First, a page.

Destroying a Legendary Weapon: Each legendary weapon has its own hardness and hit points. Treat the item as if it had a greater hardness and more hit points based on its maximum possible enhancement bonus, even if the wielder has not yet qualified to benefit from that high a bonus.
That said, under ordinary circumstances, legendary weapons do not break: Any attempt to sunder such an item automatically fails, and the weapon is treated as having immunity to all effects that could otherwise destroy it (such as a disintegrate spell, a dragon’s breath weapon, and so on).
If an attacker is foolish enough to attempt to sunder a legendary weapon, the combatants should still make the opposed attack rolls, however. If the scion wins, the scion may immediately deal damage to the attacker’s weapon as though the scion had initiated the attack.
The only exception to this rule is if the person attacking the legendary weapon is herself wielding a legendary weapon. In this case, the attacker may deal damage to the defender’s weapon if she wins the opposed attack roll. However, the defender also immediately makes his own sunder attempt against the attacker’s legendary weapon. If the defender wins this second opposed roll, he may deal damage to the attacker’s weapon—even if his own weapon was damaged or destroyed by the attacker.
Repairing a broken legendary weapon should never be easy. It should be the result of an epic quest, perhaps involving aid from other planes, arduous rituals, and perilous voyages.
Gaining Additional Legendary Weapons: If the wielder of a legendary weapon somehow gains another legendary weapon linked to the same scion prestige class, she may only use the weapon as would a character with no levels in the weapon’s associated prestige class, and she may not transfer the benefits of her scion levels to the new weapon. If she were to acquire a weapon linked to a different scion prestige class, she could begin advancing levels in the scion prestige class for that weapon, assuming that she meets the requirements.
The level of commitment that a legendary weapon demands from its wielder does not allow her to split her attention between two or more such weapons simultaneously. Thus, the owner of two legendary weapons must choose which commitment she wishes to focus on with each new character level, by virtue of her prestige class selection.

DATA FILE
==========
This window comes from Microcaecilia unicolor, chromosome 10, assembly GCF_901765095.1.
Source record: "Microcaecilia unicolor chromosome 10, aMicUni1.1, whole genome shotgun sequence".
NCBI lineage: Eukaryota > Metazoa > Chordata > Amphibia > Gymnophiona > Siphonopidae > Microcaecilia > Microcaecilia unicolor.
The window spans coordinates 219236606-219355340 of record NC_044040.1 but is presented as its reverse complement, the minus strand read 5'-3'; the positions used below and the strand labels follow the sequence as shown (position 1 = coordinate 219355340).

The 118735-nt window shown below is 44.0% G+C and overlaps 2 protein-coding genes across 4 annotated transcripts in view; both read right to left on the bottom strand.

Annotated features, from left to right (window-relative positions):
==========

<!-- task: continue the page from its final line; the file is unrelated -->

Ex-Scions: A wielder who no longer meets the prerequisites of his scion prestige class loses the ability to access the special abilities of his legendary weapon (as noted in the sample weapons below) that correspond to actual scion levels. He retains the basic features of the prestige class as given in its description (base attack bonus, base save bonuses, and even spellcaster levels, when appropriate), but the weapon supplies only the magical abilities it would grant to any wielder. Likewise, a scion who no longer possesses his legendary weapon (because of loss, destruction, theft, or some other reason) loses all the benefits that the weapon granted (though he still retains the basic features of the class). An ex-scion may not progress in the prestige class until he corrects the problem, either by once again meeting the requirements of the class or by regaining the weapon.
This restriction does not prevent a scion from taking levels in another class, or from using the abilities already gained as a scion while he does so. Unless the new class in some way violates the scion prerequisites (such as by requiring a different alignment), or the weapon’s description specifies penalties for advancing in another class, then the only drawback to pursuing a different class is that the scion is not gaining new powers from the weapon.